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One Dad’s Journey Through First Periods

Frank Ligtvoet

Frank (1954) worked in international publishing in Amsterdam until he moved in 1996 to New York to become director cultural affairs at the Royal Embassy of the Netherlands. Since 2001 he has worked as a freelance writer. He lives with his husband of 35 years, Nanne, in Brooklyn and they have two kids: Josh (2004) and Rosa (2006).

I am sixty-three now and until I was fifty-two I didn’t have any idea about the intimate workings of the female body. When I was seven, I played with my friend Miriam on the swampy grassland of a peninsula in a lake close to my school in my hometown. She had to pee and half hidden behind reed, close to the water, she asked me to watch. My first breast I saw around the same time. It was winter and my mother and I stayed with my grandmother in the South of Holland. We shared the same big bed and, woken up by the noises my mother made when she entered the bedroom, where I already had slept for some hours, I saw in the mirror opposite the bed how my mother took off her bra.

Both memories, which betray the lateral, biblical gaze toward what is forbidden to be seen, emerged only when I and my husband brought our just born adopted daughter Rosa to her new home in New York City for the first time, a home with an older brother and two fathers — and no mother. After she was examined by the visiting female pediatrician, I asked somewhat uncertain: "How do you clean a vagina?" I had no idea. She laughed a little and with a wet, lukewarm towel she demonstrated how to do it. 'Wipe from front to back. Do not rub. The whitish discharge is just fine, and no soap,’ she said. 'And use this cream if her labia gets red.'

Now that our daughter is 11, I have been initiated. She has had her first periods. With the support of female friends — 'help us, we know what happens, but have no idea it feels' — she was well prepared. They bought sanitary napkins and sports bras with her. I bought a beautiful deep blue transparent water bottle. But now, a few months later, we have to do it alone. In the drugstore I am in line for the cash register with a colorful package 'Always Radiant Infinity Pads With Wings'. Sometimes I get a comment. ‘My boyfriend would never buy that for me.’ I downloaded an app on my iPhone and every month a message pops up when her period is to be expected.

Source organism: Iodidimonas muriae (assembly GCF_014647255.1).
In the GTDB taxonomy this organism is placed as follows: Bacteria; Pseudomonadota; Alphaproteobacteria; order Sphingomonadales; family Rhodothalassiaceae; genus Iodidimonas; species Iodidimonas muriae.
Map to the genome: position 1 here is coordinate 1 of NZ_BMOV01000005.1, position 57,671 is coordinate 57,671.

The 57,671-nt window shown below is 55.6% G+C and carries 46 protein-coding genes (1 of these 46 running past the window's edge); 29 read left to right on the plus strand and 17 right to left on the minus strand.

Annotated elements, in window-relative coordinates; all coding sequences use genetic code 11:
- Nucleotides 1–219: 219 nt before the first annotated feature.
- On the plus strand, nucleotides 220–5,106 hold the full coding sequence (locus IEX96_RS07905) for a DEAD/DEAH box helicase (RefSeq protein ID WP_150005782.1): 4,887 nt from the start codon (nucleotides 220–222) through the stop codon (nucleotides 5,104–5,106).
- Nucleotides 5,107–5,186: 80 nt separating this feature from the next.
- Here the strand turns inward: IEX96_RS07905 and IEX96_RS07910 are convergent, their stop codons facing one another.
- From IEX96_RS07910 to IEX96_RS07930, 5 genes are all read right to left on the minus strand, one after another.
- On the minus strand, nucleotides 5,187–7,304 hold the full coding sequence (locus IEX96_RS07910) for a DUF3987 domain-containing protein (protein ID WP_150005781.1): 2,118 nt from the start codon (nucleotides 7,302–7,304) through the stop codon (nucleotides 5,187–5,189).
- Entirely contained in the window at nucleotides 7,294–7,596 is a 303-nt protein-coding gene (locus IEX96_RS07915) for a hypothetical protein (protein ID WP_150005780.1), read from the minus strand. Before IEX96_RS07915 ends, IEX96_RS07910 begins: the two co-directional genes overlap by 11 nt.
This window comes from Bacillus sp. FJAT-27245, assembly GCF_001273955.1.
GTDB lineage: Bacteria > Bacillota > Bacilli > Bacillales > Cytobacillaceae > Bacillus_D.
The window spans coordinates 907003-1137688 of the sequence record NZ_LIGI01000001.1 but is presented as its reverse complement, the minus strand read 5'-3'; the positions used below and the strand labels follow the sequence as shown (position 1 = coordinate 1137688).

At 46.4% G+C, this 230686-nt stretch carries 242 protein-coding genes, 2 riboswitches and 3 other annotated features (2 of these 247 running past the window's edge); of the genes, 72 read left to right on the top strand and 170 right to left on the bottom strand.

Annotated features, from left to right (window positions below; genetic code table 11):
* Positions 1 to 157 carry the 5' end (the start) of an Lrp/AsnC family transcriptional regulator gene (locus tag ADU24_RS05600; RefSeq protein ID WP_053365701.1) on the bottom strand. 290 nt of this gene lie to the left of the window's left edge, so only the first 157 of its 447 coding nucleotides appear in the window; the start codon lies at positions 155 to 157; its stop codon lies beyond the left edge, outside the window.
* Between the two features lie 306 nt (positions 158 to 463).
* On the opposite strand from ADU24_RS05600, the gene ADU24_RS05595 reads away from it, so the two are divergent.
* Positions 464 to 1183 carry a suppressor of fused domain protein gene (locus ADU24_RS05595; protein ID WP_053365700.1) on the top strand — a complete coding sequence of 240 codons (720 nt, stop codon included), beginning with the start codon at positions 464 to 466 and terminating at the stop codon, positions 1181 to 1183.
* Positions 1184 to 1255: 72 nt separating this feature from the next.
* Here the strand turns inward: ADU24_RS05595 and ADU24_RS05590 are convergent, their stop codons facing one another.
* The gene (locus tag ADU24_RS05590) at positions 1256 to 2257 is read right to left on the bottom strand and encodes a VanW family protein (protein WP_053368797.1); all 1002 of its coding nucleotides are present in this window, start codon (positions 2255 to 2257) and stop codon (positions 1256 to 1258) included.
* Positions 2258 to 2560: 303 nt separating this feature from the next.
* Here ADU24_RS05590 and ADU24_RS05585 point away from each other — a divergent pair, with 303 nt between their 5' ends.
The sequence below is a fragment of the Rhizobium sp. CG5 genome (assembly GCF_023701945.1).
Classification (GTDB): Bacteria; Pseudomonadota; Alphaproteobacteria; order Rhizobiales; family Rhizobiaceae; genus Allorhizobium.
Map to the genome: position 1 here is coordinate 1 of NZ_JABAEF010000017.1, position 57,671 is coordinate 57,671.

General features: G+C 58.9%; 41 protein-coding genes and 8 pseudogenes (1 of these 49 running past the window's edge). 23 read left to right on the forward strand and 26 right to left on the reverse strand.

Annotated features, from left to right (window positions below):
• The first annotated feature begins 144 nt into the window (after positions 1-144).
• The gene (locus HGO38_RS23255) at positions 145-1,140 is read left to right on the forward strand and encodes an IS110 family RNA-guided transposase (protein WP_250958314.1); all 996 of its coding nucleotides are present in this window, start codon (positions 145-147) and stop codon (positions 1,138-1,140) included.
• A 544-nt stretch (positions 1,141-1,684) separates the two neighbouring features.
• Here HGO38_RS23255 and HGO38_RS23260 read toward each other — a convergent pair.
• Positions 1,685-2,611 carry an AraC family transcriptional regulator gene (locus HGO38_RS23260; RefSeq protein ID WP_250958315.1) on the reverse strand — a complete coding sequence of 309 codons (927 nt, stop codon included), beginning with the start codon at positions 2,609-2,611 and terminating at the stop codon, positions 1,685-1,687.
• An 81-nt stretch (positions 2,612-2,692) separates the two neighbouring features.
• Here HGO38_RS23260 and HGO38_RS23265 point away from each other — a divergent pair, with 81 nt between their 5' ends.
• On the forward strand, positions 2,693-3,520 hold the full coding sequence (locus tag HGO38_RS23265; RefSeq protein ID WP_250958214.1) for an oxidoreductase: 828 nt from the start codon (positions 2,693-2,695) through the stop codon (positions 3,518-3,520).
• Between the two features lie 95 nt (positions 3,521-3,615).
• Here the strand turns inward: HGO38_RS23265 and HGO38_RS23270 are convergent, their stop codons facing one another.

My independence in this new world grew quickly: in the subway I saw ads for beautiful black underwear, specially made for the first and last phase of menstruation and as extra protection when the bleeding is at its strongest. Without consulting our female friends I ordered the hiphugger model online, and when our daughter turned out to be happy, with it two more. The backend system of the underwear company does not know that I am a man and I receive every now and then from a certain Mia a blogpost by email about the intimate life of women. I am — albeit totally theoretically — gradually becoming a pro in the realm of ​​vaginas, periods and 'female sexual health'. What I can reasonably discuss with our daughter, I bring up. Not so much the post: ‘We chat with sex workers about their periods.’ But for sure: ‘Fight like a girl, bleed like a boss.’ Or: 'Does swimming on your period attract sharks?' And I pick and choose from a blog with the following topics: '5 questions you need to ask your Ob/Gyn' and 'Survival tips for you and your V this holiday season'. Sometimes we talk seriously; sometimes — when it concerns sharks  — we laugh out loud. I feel like a real motherly father during those most often very short conversations. And I think our daughter appreciates it.

Is it a bit pathetic to say that Mia's e-mails have enriched me and that I believe that all husbands and all fathers of daughters - and not the women themselves – should order that underwear, so that they also receive Mia's e-mails and get educated? Well, if that is pathetic, I just don’t care.

This article originally appeared in Argus, a print magazine in Holland.

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